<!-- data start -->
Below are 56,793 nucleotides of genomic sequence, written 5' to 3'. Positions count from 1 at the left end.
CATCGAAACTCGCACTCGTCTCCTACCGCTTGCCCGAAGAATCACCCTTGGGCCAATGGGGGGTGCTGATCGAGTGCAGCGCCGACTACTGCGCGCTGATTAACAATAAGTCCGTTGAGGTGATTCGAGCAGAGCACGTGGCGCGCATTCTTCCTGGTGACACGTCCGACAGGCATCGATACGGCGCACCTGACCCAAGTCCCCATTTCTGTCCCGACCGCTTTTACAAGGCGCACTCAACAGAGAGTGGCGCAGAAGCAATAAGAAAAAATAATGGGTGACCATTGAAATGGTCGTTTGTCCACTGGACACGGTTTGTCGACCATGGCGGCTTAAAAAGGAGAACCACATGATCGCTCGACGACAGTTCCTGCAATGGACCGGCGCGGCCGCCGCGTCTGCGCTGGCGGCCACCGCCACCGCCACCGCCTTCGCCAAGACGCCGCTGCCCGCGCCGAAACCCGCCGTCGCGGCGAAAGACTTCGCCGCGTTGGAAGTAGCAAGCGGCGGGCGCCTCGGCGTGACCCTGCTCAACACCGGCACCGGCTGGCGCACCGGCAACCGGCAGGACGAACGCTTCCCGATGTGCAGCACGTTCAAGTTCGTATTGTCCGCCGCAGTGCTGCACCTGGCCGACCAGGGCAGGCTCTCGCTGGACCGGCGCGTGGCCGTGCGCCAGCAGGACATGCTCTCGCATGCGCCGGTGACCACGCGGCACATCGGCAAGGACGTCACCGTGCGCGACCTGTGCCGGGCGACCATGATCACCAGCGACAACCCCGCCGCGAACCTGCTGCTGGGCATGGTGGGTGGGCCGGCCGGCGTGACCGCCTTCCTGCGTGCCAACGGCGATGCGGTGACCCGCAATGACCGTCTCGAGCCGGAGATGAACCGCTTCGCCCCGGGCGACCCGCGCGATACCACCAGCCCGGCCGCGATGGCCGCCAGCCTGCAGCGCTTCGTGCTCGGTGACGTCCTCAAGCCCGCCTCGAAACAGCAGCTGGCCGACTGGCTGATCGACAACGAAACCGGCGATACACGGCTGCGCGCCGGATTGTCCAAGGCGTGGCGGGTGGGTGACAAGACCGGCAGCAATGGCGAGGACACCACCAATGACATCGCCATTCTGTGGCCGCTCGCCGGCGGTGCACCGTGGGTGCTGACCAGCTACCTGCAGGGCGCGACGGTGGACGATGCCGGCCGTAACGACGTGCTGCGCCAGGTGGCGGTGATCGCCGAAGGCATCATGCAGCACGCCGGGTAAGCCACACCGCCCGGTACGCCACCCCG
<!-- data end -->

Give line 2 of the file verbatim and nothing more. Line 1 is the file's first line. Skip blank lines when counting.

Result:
CATCGAAACTCGCACTCGTCTCCTACCGCTTGCCCGAAGAATCACCCTTGGGCCAATGGGGGGTGCTGATCGAGTGCAGCGCCGACTACTGCGCGCTGATTAACAATAAGTCCGTTGAGGTGATTCGAGCAGAGCACGTGGCGCGCATTCTTCCTGGTGACACGTCCGACAGGCATCGATACGGCGCACCTGACCCAAGTCCCCATTTCTGTCCCGACCGCTTTTACAAGGCGCACTCAACAGAGAGTGGCGCAGAAGCAATAAGAAAAAATAATGGGTGACCATTGAAATGGTCGTTTGTCCACTGGACACGGTTTGTCGACCATGGCGGCTTAAAAAGGAGAACCACATGATCGCTCGACGACAGTTCCTGCAATGGACCGGCGCGGCCGCCGCGTCTGCGCTGGCGGCCACCGCCACCGCCACCGCCTTCGCCAAGACGCCGCTGCCCGCGCCGAAACCCGCCGTCGCGGCGAAAGACTTCGCCGCGTTGGAAGTAGCAAGCGGCGGGCGCCTCGGCGTGACCCTGCTCAACACCGGCACCGGCTGGCGCACCGGCAACCGGCAGGACGAACGCTTCCCGATGTGCAGCACGTTCAAGTTCGTATTGTCCGCCGCAGTGCTGCACCTGGCCGACCAGGGCAGGCTCTCGCTGGACCGGCGCGTGGCCGTGCGCCAGCAGGACATGCTCTCGCATGCGCCGGTGACCACGCGGCACATCGGCAAGGACGTCACCGTGCGCGACCTGTGCCGGGCGACCATGATCACCAGCGACAACCCCGCCGCGAACCTGCTGCTGGGCATGGTGGGTGGGCCGGCCGGCGTGACCGCCTTCCTGCGTGCCAACGGCGATGCGGTGACCCGCAATGACCGTCTCGAGCCGGAGATGAACCGCTTCGCCCCGGGCGACCCGCGCGATACCACCAGCCCGGCCGCGATGGCCGCCAGCCTGCAGCGCTTCGTGCTCGGTGACGTCCTCAAGCCCGCCTCGAAACAGCAGCTGGCCGACTGGCTGATCGACAACGAAACCGGCGATACACGGCTGCGCGCCGGATTGTCCAAGGCGTGGCGGGTGGGTGACAAGACCGGCAGCAATGGCGAGGACACCACCAATGACATCGCCATTCTGTGGCCGCTCGCCGGCGGTGCACCGTGGGTGCTGACCAGCTACCTGCAGGGCGCGACGGTGGACGATGCCGGCCGTAACGACGTGCTGCGCCAGGTGGCGGTGATCGCCGAAGGCATCATGCAGCACGCCGGGTAAGCCACACCGCCCGGTACGCCACCCCG